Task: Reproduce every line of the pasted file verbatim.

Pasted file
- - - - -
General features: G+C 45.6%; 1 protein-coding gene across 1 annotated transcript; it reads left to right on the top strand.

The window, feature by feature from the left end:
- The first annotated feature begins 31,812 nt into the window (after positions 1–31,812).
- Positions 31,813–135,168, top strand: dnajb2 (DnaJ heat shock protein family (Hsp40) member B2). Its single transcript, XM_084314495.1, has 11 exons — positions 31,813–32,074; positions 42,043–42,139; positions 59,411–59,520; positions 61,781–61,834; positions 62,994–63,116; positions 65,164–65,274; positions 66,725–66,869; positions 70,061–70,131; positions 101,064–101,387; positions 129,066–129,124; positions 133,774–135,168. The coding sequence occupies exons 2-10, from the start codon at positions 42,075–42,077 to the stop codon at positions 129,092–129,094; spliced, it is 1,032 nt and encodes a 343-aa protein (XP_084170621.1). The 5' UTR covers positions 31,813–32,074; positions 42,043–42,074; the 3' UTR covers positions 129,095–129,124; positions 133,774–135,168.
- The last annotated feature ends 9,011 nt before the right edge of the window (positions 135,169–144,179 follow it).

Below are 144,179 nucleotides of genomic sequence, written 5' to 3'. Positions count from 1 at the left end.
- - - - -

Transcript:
General features: G+C 45.6%; 1 protein-coding gene across 1 annotated transcript; it reads left to right on the top strand.

The window, feature by feature from the left end:
- The first annotated feature begins 31,812 nt into the window (after positions 1–31,812).
- Positions 31,813–135,168, top strand: dnajb2 (DnaJ heat shock protein family (Hsp40) member B2). Its single transcript, XM_084314495.1, has 11 exons — positions 31,813–32,074; positions 42,043–42,139; positions 59,411–59,520; positions 61,781–61,834; positions 62,994–63,116; positions 65,164–65,274; positions 66,725–66,869; positions 70,061–70,131; positions 101,064–101,387; positions 129,066–129,124; positions 133,774–135,168. The coding sequence occupies exons 2-10, from the start codon at positions 42,075–42,077 to the stop codon at positions 129,092–129,094; spliced, it is 1,032 nt and encodes a 343-aa protein (XP_084170621.1). The 5' UTR covers positions 31,813–32,074; positions 42,043–42,074; the 3' UTR covers positions 129,095–129,124; positions 133,774–135,168.
- The last annotated feature ends 9,011 nt before the right edge of the window (positions 135,169–144,179 follow it).

Below are 144,179 nucleotides of genomic sequence, written 5' to 3'. Positions count from 1 at the left end.